It is time to deploy Nemesis, the mighty blade forged of two, of both darak and lumin.

As activity becomes frenetic in the spaces, the dark man of Torrullin’s visions and dreams stirs and becomes aware of the newness in the ether. He now seeks release from his long incarceration. He knows how to find the missing seer; more than that, he is the catalyst to releasing long-suppressed memory.

It is time for Torrullin’s Nemesis to stand forth. His name is Elianas.

Chapter 1

Listen not only with ears, friend. Listen also with your skin.

~ Arun, Druid


ROCK STRATA SURROUNDING him revealed he was deep within the layering of ancient rock. Shades of colour gave evidence of depth. There was disconcertingly little else to see. It was akin to being far back in time.

Help me!”

Her desperate scream assaulted him anew and he swung swiftly, seeking, ever seeking. That terrified plea was behind him, as it was behind a moment ago, and the moment before, and yet he found nothing every time he moved, and found nothing now … only the sad echoes of opportunities forever lost.

Then the uncaring rock moved to close in and he was the one screaming.

TORRULLIN SAT UP, sweat-drenched and chilled. The sheets were twisted, pillows on the floor and there were scuffling sounds in the night. He took a breath, another and another to still his pounding blood, and swiped damp hair from his face. Ordinary sounds filled the dark – crickets, a far nightjar, perhaps a mouse in the closet – nothing alien, nothing frightening. A dream, and he was in his bed and there was no danger.

Shivering, he rose and found his robe by touch, pulled it on and wrapped his arms about his chest for warmth. Swallowing, he headed to the bathroom for a drink of water, and did not bother with lights.

On his way back to bed, he halted in the centre of the large and darkened space.

Help me!”

Torrullin swore under his breath and closed his eyes to listen to the echoes, really listened, but there was no more. He stood a long time waiting for the cry to repeat and, when it was not forthcoming, knew with certainty he would not hear it again. It had now gone beyond his ability to perceive, and it meant one of three possibilities.

One, it had been a dream and his waking mind toyed with him. Two, she was already dead, and that should not be possible. Three, god help her, she was in real danger, had sent a call, and was now masked from him.

Fingers tightened on the fabric of the robe. A disturbing, repeated dream he could swallow, for it no doubt spoke of his turmoil over this woman. Death he did not see as likely, for she was like to him. But the latter did not sit well.

He was in motion. The robe flew across the chamber, he dressed feverishly, returned to the bathroom to splash water on his face, brushed his teeth with hurried movements, and then vanished from there. There was one person able to understand. Even if he said not a word, his presence aided clarity.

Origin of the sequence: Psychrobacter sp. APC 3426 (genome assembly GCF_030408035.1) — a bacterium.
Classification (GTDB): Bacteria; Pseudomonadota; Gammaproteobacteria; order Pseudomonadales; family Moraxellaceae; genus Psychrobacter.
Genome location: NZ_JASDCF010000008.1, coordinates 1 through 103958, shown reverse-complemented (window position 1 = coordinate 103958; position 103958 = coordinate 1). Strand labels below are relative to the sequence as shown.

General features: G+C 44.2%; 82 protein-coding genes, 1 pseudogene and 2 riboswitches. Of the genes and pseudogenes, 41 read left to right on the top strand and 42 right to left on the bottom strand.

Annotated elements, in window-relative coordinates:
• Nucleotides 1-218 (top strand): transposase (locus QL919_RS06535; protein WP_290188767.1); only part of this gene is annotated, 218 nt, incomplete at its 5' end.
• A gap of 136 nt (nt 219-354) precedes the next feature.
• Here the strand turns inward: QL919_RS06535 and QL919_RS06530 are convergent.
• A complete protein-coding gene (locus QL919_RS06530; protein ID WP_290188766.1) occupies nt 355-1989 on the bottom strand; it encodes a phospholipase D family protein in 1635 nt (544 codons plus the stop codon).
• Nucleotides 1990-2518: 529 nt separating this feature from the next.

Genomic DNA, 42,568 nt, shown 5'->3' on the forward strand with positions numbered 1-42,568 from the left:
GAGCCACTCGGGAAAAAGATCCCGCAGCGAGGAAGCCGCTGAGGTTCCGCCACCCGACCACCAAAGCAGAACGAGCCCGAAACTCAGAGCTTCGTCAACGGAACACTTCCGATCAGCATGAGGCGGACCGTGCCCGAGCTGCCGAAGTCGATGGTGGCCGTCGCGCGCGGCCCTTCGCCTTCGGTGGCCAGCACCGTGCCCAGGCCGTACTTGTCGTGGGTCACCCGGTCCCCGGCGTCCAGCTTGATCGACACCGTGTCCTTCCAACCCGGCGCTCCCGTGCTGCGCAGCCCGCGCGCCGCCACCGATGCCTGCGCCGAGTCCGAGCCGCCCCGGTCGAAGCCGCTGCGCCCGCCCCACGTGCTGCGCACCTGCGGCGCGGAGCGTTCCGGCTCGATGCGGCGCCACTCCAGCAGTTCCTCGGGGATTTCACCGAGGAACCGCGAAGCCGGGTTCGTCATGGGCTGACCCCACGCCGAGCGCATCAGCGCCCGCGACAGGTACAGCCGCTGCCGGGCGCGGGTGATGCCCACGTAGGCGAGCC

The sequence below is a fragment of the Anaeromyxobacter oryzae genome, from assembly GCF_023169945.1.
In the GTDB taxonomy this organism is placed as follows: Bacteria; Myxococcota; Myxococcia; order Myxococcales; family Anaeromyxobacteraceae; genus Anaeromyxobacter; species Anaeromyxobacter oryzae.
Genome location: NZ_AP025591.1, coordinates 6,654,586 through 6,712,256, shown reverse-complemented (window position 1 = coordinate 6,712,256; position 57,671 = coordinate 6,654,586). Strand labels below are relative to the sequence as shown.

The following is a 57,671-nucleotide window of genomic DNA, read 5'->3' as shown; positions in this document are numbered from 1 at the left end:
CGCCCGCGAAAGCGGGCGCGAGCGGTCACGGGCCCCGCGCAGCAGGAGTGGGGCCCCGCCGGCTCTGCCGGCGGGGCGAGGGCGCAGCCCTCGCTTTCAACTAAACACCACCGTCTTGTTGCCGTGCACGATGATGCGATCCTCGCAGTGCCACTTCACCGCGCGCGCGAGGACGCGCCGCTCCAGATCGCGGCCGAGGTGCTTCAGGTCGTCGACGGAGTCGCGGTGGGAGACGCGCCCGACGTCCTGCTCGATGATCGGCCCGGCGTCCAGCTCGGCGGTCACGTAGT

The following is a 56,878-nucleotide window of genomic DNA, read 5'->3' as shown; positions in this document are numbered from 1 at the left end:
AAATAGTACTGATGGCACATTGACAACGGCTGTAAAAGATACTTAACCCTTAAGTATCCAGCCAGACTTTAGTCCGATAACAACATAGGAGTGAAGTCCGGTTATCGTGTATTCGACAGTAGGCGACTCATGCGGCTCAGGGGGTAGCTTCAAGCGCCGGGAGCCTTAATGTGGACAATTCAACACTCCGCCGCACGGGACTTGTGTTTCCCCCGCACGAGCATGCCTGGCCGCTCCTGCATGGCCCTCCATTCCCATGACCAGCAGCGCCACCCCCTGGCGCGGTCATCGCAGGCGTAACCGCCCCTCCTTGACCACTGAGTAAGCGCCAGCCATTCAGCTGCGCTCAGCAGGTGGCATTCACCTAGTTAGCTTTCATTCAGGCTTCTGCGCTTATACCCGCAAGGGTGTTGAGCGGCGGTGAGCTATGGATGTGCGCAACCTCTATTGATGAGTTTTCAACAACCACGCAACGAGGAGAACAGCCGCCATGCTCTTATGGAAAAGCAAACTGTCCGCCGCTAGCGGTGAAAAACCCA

TEIGHLAR, SENLU EMPEROR and lord of Grinwallin, looked up in surprise from his midday meal. The sun-dappled portico threw geometric shadows over his pale face, darkening his blue eyes to the colour of deep water.


“Gods, it’s day here … thank Aaru, for I need a stiff drink.” Torrullin flopped into a seat opposite the Emperor, shifting his sword out of the way when it bit into his thigh.

“Hello to you, too,” Teighlar muttered. “There is only wine on the table, but help yourself.”

Torrullin was already pouring. “Forgive me, my friend. Am I intruding?” He barely tasted the first glass, slugging it back without appreciation.

“Besides ruining my taste buds with your rudeness? No. Is something wrong?” Teighlar pushed his meal aside. “You are armed, as ever, but I see you give the blade little attention. So what is it?”

The second glass went down more slowly. “Dreams.”

“Ah. Bad?”

“Yes. This is excellent wine.”

“Thank you. It is Senlu red, about five years old, and thank the gods you have reverted to more civilised behaviour. My winemakers would shudder to see your treatment of their finest. I assume it is night back on your sanctuary world, you just dreamed, and now hasten to me and daylight?”

“I did not realise it was day.”

“You were to pull me from my bed, then?” Teighlar grinned.

Torrullin responded in like fashion. “If necessary.” The grin vanished and he set his goblet down. “Fourth night in a row, damn it. Exactly the same.”

“Why come to me? I am no expert.”

“You are a friend.”

“You want a sounding board.”

“Maybe.” Torrullin lifted a shoulder.

“That bad.”

“I fool myself into seeing a dream as a mere dream, but tonight I heard her after I awakened.”